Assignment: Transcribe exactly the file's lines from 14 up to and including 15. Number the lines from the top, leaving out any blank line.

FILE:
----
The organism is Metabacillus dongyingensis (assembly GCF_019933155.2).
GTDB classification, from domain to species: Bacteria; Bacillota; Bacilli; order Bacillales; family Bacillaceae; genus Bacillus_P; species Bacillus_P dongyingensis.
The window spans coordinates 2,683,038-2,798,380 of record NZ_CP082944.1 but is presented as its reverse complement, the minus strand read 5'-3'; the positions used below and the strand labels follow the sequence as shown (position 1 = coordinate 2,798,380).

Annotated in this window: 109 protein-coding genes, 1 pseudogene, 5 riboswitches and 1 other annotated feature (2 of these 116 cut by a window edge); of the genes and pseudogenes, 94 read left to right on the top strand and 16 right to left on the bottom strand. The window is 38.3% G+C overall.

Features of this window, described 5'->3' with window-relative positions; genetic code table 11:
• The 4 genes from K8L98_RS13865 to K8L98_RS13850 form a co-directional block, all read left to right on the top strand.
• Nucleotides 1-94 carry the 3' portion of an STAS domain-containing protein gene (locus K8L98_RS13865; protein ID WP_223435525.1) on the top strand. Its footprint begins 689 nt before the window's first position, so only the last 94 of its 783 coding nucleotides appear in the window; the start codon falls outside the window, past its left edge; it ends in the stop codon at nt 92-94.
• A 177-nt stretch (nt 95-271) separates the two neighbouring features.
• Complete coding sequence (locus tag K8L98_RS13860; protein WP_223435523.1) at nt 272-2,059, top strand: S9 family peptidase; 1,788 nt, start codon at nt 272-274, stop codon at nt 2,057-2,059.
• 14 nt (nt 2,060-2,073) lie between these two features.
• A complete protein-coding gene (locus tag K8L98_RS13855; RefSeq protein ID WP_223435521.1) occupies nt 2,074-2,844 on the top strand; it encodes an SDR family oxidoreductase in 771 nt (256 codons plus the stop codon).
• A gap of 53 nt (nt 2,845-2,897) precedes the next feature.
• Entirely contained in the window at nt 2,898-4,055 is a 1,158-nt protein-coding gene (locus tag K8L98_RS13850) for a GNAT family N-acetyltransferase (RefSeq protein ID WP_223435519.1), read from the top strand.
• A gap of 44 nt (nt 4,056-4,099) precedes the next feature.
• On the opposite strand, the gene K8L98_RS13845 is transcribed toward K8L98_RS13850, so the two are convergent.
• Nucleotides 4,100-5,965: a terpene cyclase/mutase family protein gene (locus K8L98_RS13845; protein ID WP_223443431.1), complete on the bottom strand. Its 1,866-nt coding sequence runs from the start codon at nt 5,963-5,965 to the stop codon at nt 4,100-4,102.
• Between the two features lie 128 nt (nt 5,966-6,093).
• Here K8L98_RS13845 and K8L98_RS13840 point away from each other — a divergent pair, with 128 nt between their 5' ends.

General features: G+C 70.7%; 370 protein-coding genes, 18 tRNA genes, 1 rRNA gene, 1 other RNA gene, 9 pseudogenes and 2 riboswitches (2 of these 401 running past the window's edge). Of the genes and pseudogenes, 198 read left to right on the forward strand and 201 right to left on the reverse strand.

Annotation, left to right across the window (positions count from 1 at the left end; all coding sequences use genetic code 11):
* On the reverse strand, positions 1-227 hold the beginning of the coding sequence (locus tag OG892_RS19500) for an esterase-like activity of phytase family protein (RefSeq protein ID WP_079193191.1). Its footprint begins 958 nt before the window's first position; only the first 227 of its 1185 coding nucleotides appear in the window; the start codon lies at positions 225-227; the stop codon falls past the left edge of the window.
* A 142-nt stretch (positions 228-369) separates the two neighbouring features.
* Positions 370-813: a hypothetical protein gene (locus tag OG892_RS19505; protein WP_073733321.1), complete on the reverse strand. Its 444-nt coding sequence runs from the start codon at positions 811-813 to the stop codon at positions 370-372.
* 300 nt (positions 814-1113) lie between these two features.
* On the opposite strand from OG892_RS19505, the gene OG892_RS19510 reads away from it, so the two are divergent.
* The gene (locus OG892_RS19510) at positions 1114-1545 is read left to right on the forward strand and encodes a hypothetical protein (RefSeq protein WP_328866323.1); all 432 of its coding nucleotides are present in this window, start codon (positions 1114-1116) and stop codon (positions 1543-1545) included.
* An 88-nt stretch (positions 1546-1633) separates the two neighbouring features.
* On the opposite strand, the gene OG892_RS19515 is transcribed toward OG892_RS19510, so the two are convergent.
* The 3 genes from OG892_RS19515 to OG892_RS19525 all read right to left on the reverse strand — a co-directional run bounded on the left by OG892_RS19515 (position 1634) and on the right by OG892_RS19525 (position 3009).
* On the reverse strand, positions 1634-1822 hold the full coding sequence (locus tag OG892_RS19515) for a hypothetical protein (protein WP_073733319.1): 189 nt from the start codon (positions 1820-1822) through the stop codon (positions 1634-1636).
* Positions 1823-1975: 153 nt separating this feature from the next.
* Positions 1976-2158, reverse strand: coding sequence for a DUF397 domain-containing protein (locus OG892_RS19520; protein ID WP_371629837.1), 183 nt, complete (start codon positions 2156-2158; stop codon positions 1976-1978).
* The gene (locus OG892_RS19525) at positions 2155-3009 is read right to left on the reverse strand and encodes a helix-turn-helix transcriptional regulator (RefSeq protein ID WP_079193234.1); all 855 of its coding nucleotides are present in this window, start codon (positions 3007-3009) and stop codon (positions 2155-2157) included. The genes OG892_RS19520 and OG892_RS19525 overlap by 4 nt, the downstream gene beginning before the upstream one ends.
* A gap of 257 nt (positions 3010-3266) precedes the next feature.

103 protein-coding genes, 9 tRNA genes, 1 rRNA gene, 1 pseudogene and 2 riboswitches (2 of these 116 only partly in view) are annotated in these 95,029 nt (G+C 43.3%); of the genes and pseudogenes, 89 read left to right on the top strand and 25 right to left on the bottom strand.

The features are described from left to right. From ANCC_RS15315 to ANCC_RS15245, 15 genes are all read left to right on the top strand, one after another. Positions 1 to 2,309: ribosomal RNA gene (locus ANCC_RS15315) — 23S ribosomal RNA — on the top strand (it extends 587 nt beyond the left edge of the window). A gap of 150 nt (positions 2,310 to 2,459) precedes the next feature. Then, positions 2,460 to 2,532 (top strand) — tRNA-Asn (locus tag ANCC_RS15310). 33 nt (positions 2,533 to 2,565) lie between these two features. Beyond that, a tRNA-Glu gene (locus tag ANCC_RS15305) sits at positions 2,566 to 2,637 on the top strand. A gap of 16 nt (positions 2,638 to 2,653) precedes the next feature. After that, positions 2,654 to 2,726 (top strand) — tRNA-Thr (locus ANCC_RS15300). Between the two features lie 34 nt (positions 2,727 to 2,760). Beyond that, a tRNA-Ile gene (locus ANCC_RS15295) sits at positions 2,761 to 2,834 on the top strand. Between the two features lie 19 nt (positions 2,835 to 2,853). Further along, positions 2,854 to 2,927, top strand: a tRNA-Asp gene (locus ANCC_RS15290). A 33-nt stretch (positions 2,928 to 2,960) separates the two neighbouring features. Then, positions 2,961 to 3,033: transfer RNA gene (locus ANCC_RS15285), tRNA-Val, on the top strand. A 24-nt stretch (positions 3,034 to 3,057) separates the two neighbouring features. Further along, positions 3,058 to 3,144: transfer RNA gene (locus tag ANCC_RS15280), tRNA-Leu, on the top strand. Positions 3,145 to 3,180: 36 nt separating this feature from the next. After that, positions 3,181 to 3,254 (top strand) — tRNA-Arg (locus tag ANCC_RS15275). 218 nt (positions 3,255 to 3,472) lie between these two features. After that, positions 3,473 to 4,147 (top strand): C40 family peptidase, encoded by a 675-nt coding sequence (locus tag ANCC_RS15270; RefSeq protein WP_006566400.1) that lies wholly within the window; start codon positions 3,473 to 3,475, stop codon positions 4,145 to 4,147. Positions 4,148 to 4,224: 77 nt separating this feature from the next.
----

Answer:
• A gap of 44 nt (nt 4,056-4,099) precedes the next feature.
• On the opposite strand, the gene K8L98_RS13845 is transcribed toward K8L98_RS13850, so the two are convergent.